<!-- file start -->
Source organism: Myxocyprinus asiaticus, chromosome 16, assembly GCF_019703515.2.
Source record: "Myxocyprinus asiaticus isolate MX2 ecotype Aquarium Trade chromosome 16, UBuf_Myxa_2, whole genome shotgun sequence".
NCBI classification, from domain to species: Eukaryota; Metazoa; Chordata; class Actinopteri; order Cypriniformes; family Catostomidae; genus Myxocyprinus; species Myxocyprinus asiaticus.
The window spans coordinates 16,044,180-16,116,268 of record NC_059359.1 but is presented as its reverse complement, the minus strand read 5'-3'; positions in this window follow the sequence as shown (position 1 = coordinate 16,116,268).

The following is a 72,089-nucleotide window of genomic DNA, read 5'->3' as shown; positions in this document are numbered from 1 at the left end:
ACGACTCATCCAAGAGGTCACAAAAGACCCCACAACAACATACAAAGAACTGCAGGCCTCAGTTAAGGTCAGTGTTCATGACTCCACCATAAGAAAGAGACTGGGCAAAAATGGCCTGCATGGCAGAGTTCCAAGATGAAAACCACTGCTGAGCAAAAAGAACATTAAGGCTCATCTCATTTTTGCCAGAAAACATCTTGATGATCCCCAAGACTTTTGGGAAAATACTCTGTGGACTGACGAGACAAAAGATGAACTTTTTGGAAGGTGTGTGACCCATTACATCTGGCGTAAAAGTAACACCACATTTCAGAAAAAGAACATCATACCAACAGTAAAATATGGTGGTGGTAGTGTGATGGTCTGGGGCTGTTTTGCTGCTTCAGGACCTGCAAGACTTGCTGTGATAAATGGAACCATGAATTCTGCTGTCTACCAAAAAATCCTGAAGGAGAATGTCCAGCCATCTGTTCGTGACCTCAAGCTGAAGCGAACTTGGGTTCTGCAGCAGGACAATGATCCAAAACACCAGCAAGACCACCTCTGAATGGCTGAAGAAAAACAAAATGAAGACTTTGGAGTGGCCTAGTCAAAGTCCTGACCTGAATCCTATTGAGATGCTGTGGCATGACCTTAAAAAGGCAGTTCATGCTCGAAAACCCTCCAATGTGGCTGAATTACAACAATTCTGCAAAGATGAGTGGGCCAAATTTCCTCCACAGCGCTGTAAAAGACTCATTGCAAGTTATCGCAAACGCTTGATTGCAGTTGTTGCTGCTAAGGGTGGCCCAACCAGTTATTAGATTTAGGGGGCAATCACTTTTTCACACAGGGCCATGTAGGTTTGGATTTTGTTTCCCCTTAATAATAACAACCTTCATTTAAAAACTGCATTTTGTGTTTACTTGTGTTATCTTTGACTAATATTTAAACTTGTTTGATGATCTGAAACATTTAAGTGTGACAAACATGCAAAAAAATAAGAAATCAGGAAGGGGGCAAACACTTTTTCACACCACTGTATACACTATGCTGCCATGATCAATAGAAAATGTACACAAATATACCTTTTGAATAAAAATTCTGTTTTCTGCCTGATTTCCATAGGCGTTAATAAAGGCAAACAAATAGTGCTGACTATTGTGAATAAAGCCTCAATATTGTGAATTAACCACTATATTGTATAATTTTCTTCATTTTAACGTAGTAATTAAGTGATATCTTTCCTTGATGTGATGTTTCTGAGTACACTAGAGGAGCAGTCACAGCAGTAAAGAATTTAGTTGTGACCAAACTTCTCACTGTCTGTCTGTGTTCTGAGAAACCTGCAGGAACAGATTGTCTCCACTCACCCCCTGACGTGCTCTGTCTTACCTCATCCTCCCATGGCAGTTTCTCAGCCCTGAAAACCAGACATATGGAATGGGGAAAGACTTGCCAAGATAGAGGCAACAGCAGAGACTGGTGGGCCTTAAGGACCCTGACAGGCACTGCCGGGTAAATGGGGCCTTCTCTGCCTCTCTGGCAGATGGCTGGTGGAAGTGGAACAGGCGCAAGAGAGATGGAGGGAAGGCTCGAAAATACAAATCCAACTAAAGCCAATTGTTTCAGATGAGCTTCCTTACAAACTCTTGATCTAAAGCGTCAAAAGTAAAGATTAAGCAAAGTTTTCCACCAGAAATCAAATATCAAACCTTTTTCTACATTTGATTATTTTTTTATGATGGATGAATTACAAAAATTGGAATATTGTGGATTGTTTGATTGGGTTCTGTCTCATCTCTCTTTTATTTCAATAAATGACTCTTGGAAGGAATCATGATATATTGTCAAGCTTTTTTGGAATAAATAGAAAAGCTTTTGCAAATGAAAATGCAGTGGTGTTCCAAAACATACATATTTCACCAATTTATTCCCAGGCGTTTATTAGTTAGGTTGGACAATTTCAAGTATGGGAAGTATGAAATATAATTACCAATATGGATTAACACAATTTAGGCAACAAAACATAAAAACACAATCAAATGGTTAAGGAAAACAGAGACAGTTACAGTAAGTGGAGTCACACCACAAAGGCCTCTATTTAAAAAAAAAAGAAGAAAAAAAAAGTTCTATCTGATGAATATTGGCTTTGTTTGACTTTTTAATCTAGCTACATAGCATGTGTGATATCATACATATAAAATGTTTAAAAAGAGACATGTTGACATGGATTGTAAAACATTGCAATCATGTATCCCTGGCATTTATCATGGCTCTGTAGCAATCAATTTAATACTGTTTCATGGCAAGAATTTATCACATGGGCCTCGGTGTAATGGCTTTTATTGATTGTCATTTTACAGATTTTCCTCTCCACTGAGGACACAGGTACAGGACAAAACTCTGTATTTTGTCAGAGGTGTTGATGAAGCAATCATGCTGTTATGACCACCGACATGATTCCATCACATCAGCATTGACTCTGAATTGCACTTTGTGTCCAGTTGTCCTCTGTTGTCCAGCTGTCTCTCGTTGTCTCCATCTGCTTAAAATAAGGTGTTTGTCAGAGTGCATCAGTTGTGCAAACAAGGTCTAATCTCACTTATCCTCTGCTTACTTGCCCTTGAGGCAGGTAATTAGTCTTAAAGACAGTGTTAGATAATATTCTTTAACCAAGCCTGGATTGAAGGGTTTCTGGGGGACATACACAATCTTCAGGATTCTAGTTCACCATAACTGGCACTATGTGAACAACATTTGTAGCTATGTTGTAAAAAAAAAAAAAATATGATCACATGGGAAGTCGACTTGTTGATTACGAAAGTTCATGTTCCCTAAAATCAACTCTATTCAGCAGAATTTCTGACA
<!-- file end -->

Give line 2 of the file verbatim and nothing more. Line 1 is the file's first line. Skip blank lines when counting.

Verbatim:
Source record: "Myxocyprinus asiaticus isolate MX2 ecotype Aquarium Trade chromosome 16, UBuf_Myxa_2, whole genome shotgun sequence".